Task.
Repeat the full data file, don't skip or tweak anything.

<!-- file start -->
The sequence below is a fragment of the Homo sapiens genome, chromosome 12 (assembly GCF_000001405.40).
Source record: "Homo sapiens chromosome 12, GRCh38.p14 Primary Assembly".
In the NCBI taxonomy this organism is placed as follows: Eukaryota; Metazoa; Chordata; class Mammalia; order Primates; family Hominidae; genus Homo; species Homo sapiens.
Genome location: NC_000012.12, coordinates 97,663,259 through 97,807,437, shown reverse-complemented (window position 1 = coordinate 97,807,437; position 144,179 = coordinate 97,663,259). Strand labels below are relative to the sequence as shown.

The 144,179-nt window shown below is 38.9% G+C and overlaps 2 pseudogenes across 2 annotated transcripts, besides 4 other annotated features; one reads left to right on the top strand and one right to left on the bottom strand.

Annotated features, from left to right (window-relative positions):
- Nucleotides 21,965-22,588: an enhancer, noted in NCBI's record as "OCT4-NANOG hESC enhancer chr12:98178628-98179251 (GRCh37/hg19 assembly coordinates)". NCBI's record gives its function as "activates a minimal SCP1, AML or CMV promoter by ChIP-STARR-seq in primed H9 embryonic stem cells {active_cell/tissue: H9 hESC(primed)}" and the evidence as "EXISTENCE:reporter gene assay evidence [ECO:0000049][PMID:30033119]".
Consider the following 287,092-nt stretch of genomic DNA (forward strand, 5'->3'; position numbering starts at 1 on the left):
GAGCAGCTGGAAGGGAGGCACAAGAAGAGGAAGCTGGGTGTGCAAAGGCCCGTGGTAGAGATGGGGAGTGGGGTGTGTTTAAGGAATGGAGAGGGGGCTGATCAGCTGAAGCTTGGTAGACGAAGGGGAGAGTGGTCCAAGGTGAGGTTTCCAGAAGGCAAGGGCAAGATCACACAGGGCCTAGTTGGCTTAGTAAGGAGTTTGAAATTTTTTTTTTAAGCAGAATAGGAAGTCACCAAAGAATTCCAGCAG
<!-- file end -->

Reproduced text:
The sequence below is a fragment of the Homo sapiens genome, chromosome 12 (assembly GCF_000001405.40).
Source record: "Homo sapiens chromosome 12, GRCh38.p14 Primary Assembly".
In the NCBI taxonomy this organism is placed as follows: Eukaryota; Metazoa; Chordata; class Mammalia; order Primates; family Hominidae; genus Homo; species Homo sapiens.
Genome location: NC_000012.12, coordinates 97,663,259 through 97,807,437, shown reverse-complemented (window position 1 = coordinate 97,807,437; position 144,179 = coordinate 97,663,259). Strand labels below are relative to the sequence as shown.

The 144,179-nt window shown below is 38.9% G+C and overlaps 2 pseudogenes across 2 annotated transcripts, besides 4 other annotated features; one reads left to right on the top strand and one right to left on the bottom strand.

Annotated features, from left to right (window-relative positions):
- Nucleotides 21,965-22,588: an enhancer, noted in NCBI's record as "OCT4-NANOG hESC enhancer chr12:98178628-98179251 (GRCh37/hg19 assembly coordinates)". NCBI's record gives its function as "activates a minimal SCP1, AML or CMV promoter by ChIP-STARR-seq in primed H9 embryonic stem cells {active_cell/tissue: H9 hESC(primed)}" and the evidence as "EXISTENCE:reporter gene assay evidence [ECO:0000049][PMID:30033119]".
Consider the following 287,092-nt stretch of genomic DNA (forward strand, 5'->3'; position numbering starts at 1 on the left):
GAGCAGCTGGAAGGGAGGCACAAGAAGAGGAAGCTGGGTGTGCAAAGGCCCGTGGTAGAGATGGGGAGTGGGGTGTGTTTAAGGAATGGAGAGGGGGCTGATCAGCTGAAGCTTGGTAGACGAAGGGGAGAGTGGTCCAAGGTGAGGTTTCCAGAAGGCAAGGGCAAGATCACACAGGGCCTAGTTGGCTTAGTAAGGAGTTTGAAATTTTTTTTTTAAGCAGAATAGGAAGTCACCAAAGAATTCCAGCAG